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Towing and Driveshafts

Subject: Towing and Driveshafts
From: (James Fischer)
Date: Sat, 24 Feb 1996 11:19:01 -0500
    Lew Palmer said:

>Concerning towing-

>When you tow with a dolly, it is tempting to tow with the rear wheels up
>on the dolly- and circumvent having to play with the transmission.  THIS
>IS NOT A GOOD IDEA.  I tried this a couple of months ago, and nearly
>killed myself, as I fishtailed out of control on a major highway.  

    I concurr with the above, and add:

    It is NOT required to REMOVE the driveshaft, but it is 
    VERY VERY important to allow the differential to turn without
    turning the driveshaft (and hence the tranny/clutch).

    How does one do this?  Get out the jackstands, and read on.

    One unbolts the driveshaft from the differential, and wires/clamps
    the driveshaft to the body of the car to keep it from flopping about
    in transit.  The round plate at the front of the differential 
    is held to the matching round plate on the end of the driveshaft
    by 4 bolts. (your actual number of bolts may vary, but 4 is the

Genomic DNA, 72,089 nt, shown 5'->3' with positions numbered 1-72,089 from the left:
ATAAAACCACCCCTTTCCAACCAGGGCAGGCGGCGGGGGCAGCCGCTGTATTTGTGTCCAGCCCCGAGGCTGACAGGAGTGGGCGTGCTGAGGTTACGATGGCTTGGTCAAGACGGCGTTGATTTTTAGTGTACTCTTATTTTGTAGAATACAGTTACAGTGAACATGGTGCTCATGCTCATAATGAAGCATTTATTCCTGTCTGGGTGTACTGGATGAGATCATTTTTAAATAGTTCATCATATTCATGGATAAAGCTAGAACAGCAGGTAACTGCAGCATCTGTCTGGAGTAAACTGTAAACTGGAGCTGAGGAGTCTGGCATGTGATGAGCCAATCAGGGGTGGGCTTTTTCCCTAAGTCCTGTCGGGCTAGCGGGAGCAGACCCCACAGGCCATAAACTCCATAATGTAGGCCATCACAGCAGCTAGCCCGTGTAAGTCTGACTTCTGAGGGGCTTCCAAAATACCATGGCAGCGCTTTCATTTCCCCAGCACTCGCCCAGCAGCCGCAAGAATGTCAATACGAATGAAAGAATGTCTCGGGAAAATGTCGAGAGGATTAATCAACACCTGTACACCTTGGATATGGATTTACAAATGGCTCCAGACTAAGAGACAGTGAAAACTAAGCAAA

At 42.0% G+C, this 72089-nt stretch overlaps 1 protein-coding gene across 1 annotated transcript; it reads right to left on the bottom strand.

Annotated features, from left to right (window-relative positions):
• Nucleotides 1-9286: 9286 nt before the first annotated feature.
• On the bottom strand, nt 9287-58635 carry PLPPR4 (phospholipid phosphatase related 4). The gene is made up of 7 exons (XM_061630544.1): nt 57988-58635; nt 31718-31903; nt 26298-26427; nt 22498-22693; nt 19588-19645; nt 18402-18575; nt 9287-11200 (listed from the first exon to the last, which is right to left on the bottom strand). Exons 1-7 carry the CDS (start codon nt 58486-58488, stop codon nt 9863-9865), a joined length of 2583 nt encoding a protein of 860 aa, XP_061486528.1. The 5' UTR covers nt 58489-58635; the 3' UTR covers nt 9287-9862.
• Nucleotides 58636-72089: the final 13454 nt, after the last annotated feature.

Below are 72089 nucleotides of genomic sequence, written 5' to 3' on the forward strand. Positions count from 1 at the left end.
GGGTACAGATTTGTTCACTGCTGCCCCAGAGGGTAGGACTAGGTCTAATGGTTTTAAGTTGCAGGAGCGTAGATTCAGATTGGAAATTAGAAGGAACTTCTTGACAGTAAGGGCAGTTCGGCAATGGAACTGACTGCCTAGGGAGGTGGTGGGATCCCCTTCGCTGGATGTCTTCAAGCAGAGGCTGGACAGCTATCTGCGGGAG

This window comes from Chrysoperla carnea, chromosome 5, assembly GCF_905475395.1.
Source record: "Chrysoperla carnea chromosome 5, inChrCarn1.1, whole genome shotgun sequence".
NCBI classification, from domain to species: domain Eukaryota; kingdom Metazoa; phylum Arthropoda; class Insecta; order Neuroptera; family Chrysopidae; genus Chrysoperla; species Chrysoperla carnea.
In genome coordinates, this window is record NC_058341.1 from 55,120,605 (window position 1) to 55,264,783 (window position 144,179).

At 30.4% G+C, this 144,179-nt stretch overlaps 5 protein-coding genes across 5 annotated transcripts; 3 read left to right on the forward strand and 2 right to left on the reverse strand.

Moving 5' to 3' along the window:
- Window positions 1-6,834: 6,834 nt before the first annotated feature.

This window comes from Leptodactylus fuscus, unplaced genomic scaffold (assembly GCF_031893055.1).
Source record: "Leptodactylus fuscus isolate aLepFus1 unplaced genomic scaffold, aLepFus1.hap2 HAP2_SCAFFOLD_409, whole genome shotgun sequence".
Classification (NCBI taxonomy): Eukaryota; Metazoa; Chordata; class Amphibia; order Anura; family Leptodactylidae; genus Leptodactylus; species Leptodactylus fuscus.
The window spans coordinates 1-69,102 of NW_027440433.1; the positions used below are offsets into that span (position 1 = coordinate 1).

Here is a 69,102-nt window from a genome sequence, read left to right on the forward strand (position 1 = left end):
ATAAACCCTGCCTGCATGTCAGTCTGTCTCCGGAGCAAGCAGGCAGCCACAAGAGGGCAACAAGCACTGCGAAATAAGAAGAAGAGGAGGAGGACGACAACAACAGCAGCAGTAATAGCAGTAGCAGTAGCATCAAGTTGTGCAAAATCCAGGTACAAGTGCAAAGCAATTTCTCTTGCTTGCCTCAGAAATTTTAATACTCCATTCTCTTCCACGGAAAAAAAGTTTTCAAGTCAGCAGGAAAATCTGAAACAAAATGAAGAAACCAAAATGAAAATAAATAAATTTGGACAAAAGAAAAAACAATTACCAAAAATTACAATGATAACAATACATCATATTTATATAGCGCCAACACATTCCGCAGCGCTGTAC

number you SHOULD have...)

    I have done this on both Midgets and TDs, using nothing more than
    a wrench and a about 4 feet of some antenna guy-wire that was 
    lying about.  The use of strong (multi-stranded) wire is suggested,
    which can be had at any store that sells TV antennas, and most 
    hardware stores.  
    My suggested test is to attach the wire, and then do a chin-up 
    from your prone position on the floor using the wire as your 
    chin-up bar.  If it can't hold your weight, I would not trust 
    it to hold the driveshaft on a long trip. 

    This takes about 15 mins total, if one has a pair of 1/2" open
    end wrenches, which speeds the process quite a bit.

    Marking the "matching" points on both plates before dissassembly
    is suggested by many books, for reasons I cannot fathom.  It 
    seems that one is well advised to put them back in the same 
    relative positions.  I don't see how it could matter, but I
    refuse to tempt the gods...

    As an aside, once the bolts are removed, the plates may not
    come apart, due to rust built up between them.  It is OK to
    use a RUBBER hammer and flail away at the plate edges.  It 
    is bad form to use try to use a hammer and chisel to pry them 
    apart, as I have seen many so-called "pros" do on US cars.
    The use of a metal hammer may upset the balance on the drive
    shaft (or perhaps bend it if you are very strong.

    The rust builds up in a circular grove on one plate, and a
    matching circular bump on the other.  Sanding and then
    painting both surfaces with zinc oxide paint (Navy Paint) 
    will stop this once and for all.  No one will ever see the 
    paint but you.

       No software will ever be able to compress information to the 
       extent a human female does when she merely raises an eyebrow.
 james fischer             

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